At the recent Codegeist Hackathon hosted by Atlassian, we decided to build an app for Confluence that leverages AI and Atlassian’s Forge APIs to help teams bridge gaps in internal knowledge bases. Read on to learn about what we built, why we built it, and what we learned along the way.
Check out our submission page for more information!
We built Magic Links, a context menu app designed specifically for Atlassian Confluence users.
Here’s how the app works for Confluence users:
- Text selection: Users highlight a section of their text that they want to find strong links for.
- AI link recommendations: Upon activating the Magic Links app, we use AI (ChatGPT) to find relevant Confluence pages that are strong matches for one or more of the selected text’s words to link to. To help the AI, we use Forge’s APIs to provide it context from Confluence (Page titles and the first 100 characters of each page). The AI is designed to provide a confidence score for each suggested link.
- Review link suggestions: The user can review all the suggested links provided by ChatGPT and accept the ones they find the most relevant.
- Insert and enhance: By clicking the “Insert Links” button, the selected text is updated — again, with Confluence’s APIs — with the relevant links. Now this Confluence page is better connected with other pages in the space.
The digital landscape of knowledge is vast, yet often, valuable insights remain isolated due to a lack of interlinking in expansive wikis like Confluence.
This means team members might miss out on critical context from other places in the wiki and would need to spend time manually finding pages to link to for the pages they create.
Magic Links is our attempt at addressing this, turning isolated islands of information into a connected archipelago of insights. Our overall vision is to use AI to deeply connect internal knowledge graphs to streamline team efficiency and collaboration.
We initially embarked on a journey to leverage word embeddings for creating links.
Embeddings, in the realm of machine learning, convert words or phrases into vectors of real numbers. The beauty lies in their ability to capture the semantic essence of a word (or group of words), making them potentially game-changing for our problem: correlating text with relevant wiki pages.
Here’s how we executed this approach for the hackathon:
- Forge’s API: First, we used Atlassian’s Forge APIs to capture the title and first 100 characters of every page within the space.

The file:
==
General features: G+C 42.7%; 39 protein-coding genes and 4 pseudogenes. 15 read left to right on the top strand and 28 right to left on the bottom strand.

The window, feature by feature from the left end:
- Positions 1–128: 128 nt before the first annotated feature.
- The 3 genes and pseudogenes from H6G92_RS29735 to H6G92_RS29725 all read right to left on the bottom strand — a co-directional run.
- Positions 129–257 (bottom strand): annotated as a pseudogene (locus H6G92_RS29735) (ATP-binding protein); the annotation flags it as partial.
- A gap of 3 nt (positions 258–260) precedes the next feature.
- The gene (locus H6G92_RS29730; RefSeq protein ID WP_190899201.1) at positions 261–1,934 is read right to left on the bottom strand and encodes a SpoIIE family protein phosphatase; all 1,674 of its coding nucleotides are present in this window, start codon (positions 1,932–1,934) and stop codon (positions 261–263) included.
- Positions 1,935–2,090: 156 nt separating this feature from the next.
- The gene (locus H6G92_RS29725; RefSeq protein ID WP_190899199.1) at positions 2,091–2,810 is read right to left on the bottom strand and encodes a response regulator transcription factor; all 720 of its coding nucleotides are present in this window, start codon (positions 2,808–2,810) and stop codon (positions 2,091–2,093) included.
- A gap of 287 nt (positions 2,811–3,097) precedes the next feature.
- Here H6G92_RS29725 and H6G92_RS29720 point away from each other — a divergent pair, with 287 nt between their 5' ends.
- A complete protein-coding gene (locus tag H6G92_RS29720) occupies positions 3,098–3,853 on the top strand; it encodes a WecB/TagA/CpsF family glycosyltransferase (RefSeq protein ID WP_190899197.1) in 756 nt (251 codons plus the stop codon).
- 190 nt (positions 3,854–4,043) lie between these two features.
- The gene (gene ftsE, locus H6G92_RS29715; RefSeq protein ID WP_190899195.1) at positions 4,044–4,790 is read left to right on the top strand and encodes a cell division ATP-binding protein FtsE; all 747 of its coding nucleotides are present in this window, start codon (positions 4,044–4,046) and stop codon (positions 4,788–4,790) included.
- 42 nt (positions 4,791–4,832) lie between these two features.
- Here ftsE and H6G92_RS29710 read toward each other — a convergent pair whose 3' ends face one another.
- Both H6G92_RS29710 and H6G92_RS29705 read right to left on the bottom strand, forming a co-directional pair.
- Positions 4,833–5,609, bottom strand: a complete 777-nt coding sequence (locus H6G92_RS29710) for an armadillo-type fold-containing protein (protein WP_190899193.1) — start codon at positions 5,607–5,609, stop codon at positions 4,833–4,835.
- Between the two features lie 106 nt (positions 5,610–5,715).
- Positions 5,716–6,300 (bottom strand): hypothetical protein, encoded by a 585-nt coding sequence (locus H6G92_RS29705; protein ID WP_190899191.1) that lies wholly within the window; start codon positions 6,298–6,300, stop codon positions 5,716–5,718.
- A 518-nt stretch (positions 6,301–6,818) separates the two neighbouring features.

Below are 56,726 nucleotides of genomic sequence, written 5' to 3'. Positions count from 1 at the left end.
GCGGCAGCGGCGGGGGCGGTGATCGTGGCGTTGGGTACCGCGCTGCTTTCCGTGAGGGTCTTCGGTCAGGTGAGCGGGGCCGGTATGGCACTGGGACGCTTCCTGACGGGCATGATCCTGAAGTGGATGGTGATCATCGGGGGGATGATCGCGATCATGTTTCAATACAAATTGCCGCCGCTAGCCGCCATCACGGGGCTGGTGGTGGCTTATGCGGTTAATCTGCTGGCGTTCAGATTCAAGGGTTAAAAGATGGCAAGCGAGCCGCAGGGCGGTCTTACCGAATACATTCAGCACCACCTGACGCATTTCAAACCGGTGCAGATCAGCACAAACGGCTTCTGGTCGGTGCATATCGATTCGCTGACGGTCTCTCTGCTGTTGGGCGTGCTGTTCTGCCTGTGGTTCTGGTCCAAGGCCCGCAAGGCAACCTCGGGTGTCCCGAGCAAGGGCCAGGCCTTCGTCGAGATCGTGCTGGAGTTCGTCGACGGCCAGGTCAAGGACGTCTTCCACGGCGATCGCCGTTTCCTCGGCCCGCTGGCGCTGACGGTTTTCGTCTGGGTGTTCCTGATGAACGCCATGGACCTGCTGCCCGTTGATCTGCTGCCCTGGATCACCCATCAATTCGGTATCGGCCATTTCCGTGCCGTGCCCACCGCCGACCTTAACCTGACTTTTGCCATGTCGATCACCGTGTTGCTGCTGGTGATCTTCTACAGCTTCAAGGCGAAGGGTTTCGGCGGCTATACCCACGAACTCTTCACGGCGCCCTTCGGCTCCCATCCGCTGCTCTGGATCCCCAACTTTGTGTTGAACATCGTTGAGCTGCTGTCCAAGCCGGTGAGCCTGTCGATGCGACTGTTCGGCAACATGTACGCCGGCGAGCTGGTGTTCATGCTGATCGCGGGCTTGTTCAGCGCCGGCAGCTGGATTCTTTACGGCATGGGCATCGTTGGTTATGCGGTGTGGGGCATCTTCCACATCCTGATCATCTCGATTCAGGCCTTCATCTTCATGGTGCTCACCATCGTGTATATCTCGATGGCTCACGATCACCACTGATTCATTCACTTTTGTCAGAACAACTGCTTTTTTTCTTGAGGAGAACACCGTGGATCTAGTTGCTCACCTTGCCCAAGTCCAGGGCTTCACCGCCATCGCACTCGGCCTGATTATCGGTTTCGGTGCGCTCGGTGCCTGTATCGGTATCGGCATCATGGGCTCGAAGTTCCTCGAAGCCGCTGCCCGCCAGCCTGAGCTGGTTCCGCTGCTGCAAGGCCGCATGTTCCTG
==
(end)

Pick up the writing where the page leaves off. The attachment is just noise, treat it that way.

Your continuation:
- OpenAI embeddings: Then we used OpenAI’s embedding model to embed each of those texts into a single numerical vector.
- More embeddings: We also embedded each of the non-common words (and phrases) within the text selected by the user on the Confluence page.
- Embedding comparison: We compared the embedding of each word from step 3 with all the embeddings of Confluence pages. Using cosine similarity, we measured the distance between these embeddings and returned back matches that were the “closest” together
However, we found that the quality of the suggested link matching wasn’t up to par. We believe that the reason for this is that when we embedded a single word (or phrase) from the user’s selected text, we didn’t provide it any other context so it couldn’t suss out the semantic meaning of that word in the context of our Confluence space. This meant simply comparing the word embeddings with that of a batch of text (a page’s title and first 100 characters) came back with link matches that weren’t quite helpful.
Pivoting from our initial approach, we decided to harness the prowess of ChatGPT, tasking it with the heavy lifting of identifying pertinent links.
Here’s how we executed this approach:
- Forge’s API: Just like before, we used Atlassian’s Forge APIs to capture the title and first 100 characters of every page within the space.
- Engineer the initial OpenAI prompt: We took great care, and a lot of trial-and-error, to engineer the best prompt to tell ChatGPT exactly what we wanted it to do. This took a significant amount of iterations but it was critical getting the right results.
- Add in page information: Within the prompt, we took all the page information from step 1 (title and first 100 characters) and added each one to the prompt. Then we gave the entire prompt to ChatGPT to try and suss out what it needed to do.
By feeding ChatGPT a meticulously crafted prompt coupled with the selected text and wiki page details, it adeptly discerned strong link candidates. This approach delivered on our vision for Magic Links but it faces obvious scaling issues when dealing with Confluence spaces with hundreds of pages. We touch on this in the next section.
Atlassian’s Forge unfurled an arena of possibilities, proving to be both powerful and conducive for rapid prototyping during the hackathon. As we move forward, we’re brimming with ideas:
- Connecting more Atlassian products: We’re keen on integrating more Atlassian products like JIRA and Bitbucket into the mix, elevating Atlassian’s interconnected experience by providing relevant links to those surfaces.
- Scale our calls to ChatGPT: We’re excited to use Forge’s async events API to run parallel calls to ChatGPT with a portion of the pages in order to handle arbitrarily large Confluence spaces.
- Embedded links: Our ambition is to merge the strengths of both our embedding and ChatGPT approaches, aiming for unparalleled link suggestion accuracy.
Our journey with Atlassian’s Forge APIs has been nothing short of exhilarating. As we stand on the cusp of this new frontier, we eagerly await to see the transformative impact Magic Links will usher for teams worldwide.